A simple implementation not using a tabular internally: \documentclass{article} \makeatletter \newcommand\autorows[3]{% \begin{flushleft} \@for\tmp:=#3\do{\makebox[\dimexpr\textwidth/#1][#2]{\ignorespaces\tmp\unskip}\linebreak[0]}% \end{flushleft}} \makeatother \begin{document} \autorows{5}{l}{one, two, three, four, five, six, seven, eight, nine, ...

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Technically you can just grab everything related to \autorows from memoir.dtx and place it in your preamble (or collect it in a style file): \documentclass{article} \makeatletter \def\ctabsetlines{% \let\hline\m@mhline \let\@BTnormal\m@m@BTnormal} \newdimen\@mincolumnwidth \newskip\ctableftskip \ctableftskip=\fill \newskip\ctabrightskip ...

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Have you tried it like this? % arara: pdflatex \documentclass{article} \usepackage[T4]{fontenc} % loading the fc package \begin{document} \B{D}\B{d}\B{H}\B{h}\B{t}\B{T}% \m{b}\m{V}\m{C}\m{c}\m{D}% \M{d}\M{D}% \m{d}\m{E}\m{e}% \M{E}\M{e}% \m{f}\m{F}\m{G}\m{g}\m{I}\m{i}\m{J}\m{j}\m{K}\m{k}\m{N}\m{n}\m{o}\m{O}\m{P}\m{p}\m{s}\m{S}% ...

-1

That's right, I didn't know (personally, I use MiKTeX). But it's an old package (1993!) and the TeX Catalogue On Line says it is superseded by diagbox which has backwards compatibility and is included in TeX Live. If you absolutely want to install it, the files must be installed in texmf-local. More precisely, slashbox.sty and slashbox.tex shall be ...

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The intended user documentation is encguide.pdf as returned by texdoc textcomp. If you want the actual documented source then the file is generated from ltoutenc.dtx in the base latex distribution (the same source as the fontenc package) If you run pdflatex on ltoutenc.dtx (in texmf-dist/doc/latex/base in texlive) then you will get ltoutenc.pdf, this file ...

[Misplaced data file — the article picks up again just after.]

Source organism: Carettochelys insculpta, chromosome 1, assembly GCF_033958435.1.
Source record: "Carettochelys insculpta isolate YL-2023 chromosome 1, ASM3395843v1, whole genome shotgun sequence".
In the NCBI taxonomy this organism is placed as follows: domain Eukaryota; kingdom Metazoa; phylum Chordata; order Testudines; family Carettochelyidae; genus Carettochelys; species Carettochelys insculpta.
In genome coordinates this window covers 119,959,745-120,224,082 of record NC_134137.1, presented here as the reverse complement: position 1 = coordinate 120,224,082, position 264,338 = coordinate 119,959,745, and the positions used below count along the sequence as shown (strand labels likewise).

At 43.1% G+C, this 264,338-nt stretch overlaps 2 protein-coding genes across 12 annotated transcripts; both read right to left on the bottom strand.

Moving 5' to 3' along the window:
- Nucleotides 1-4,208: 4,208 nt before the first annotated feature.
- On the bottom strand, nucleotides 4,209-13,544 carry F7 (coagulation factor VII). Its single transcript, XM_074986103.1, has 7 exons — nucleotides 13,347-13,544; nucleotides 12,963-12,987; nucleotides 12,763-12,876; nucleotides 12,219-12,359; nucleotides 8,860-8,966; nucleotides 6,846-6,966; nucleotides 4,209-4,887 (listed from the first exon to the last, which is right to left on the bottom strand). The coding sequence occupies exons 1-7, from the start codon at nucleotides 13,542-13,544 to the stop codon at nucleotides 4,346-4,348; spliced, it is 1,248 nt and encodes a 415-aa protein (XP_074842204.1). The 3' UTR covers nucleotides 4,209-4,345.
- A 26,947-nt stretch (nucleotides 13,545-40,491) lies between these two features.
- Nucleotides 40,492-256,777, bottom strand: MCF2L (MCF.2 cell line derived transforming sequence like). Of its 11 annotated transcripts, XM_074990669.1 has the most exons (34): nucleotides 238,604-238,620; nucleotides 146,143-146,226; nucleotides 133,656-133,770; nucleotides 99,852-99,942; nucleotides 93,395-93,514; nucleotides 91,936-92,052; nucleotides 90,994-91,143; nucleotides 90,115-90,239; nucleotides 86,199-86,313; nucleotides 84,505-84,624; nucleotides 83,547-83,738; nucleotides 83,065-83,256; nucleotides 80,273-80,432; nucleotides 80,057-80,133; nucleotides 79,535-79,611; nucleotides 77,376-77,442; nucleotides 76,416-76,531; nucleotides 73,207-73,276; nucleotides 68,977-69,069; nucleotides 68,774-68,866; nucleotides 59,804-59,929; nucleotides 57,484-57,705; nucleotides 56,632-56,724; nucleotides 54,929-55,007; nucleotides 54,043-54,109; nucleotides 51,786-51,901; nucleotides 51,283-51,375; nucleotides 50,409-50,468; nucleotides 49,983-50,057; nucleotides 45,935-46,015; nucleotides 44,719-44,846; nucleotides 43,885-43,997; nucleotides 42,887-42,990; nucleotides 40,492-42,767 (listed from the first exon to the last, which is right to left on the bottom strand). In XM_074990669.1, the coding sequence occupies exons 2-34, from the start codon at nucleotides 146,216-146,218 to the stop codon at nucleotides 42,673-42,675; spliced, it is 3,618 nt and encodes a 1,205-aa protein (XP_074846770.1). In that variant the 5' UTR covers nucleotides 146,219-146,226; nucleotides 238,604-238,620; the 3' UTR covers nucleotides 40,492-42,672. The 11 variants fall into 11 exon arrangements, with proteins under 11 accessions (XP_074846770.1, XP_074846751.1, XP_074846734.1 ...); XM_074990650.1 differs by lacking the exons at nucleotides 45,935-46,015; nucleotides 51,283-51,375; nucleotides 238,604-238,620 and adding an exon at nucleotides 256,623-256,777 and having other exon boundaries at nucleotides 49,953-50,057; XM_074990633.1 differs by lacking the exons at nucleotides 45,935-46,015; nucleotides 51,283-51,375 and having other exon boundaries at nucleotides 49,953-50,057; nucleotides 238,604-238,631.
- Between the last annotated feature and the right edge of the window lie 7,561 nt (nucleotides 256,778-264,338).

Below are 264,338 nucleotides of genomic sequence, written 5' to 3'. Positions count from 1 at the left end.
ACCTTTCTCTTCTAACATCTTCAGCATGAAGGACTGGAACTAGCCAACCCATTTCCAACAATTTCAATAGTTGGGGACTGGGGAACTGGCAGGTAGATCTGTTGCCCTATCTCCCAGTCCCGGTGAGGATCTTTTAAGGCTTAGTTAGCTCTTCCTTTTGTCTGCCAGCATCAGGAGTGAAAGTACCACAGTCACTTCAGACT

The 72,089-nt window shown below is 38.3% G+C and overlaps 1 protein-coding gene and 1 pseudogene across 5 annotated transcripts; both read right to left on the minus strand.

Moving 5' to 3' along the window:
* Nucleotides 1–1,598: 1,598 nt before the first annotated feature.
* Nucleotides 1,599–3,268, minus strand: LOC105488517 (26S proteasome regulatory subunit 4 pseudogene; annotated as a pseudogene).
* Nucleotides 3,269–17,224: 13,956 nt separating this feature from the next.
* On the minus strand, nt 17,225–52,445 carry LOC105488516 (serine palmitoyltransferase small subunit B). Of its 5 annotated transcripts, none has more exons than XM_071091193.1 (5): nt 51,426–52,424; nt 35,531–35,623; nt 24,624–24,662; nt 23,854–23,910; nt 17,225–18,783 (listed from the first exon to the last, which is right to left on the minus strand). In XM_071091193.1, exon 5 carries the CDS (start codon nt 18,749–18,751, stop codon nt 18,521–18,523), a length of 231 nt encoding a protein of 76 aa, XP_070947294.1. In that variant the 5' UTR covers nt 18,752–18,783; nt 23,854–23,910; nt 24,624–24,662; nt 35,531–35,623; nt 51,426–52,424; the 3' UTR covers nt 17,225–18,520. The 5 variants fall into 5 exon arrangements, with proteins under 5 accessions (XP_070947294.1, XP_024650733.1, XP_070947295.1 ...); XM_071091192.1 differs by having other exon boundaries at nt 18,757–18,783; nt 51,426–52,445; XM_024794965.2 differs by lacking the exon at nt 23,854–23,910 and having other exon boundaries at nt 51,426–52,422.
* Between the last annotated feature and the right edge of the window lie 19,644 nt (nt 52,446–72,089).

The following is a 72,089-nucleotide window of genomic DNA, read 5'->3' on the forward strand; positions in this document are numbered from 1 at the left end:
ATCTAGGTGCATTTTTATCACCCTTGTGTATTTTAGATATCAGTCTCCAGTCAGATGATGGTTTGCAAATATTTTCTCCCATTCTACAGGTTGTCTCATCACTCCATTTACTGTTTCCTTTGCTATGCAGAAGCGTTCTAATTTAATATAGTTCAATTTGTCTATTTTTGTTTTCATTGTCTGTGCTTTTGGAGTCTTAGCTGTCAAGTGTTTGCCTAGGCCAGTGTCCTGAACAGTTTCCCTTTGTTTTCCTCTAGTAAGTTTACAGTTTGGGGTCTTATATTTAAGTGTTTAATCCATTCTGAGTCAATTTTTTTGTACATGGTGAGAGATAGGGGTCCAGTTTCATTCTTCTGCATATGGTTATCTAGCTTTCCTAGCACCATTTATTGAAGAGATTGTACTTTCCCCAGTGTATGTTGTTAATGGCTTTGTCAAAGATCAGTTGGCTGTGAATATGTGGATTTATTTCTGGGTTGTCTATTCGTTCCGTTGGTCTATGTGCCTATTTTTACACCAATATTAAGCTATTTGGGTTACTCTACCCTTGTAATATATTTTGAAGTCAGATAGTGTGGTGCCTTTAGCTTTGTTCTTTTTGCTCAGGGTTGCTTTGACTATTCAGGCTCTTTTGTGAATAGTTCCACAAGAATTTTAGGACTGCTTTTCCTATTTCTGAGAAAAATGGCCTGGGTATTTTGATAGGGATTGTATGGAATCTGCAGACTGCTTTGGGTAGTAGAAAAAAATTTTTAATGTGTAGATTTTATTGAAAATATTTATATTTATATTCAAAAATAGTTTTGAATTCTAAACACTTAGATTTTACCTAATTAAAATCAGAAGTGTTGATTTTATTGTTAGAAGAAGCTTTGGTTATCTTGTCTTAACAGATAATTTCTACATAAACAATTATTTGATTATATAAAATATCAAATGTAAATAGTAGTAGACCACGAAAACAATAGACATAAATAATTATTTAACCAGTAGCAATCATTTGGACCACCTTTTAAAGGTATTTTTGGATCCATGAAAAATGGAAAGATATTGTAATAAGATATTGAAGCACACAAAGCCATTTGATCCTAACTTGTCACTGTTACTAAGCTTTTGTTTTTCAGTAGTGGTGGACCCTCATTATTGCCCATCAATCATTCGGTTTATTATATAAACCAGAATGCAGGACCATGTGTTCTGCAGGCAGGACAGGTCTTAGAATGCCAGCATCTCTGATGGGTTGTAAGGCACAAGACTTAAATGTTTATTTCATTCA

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There are 2 notions of packages here and they are not the same. First, there is the TeX Live idea of a package, such as helvetic. Here is what the TeX Live Manager has to say about it: \$ tlmgr info helvetic package: helvetic category: Package shortdesc: URW "Base 35" font pack for LaTeX. longdesc: A set of fonts for use as "drop-in" ...

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The package undertilde is marked as having an unclear license. As such, it can't be included in TeX Live (which only includes free software). You will have to download the package from CTAN and install it manually: see How do I install an individual package on a Linux system? for more on this (look in particular at installing a package manually).

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The mathtime package is a very old package used for loading the first versions of what are now the MathTimePro fonts. As such, this file is not included in any TeX distribution as it requires having the fonts, which are proprietary (and not available any more). If you install the light version of the MathTimePro fonts, available at this link from PCTeX, ...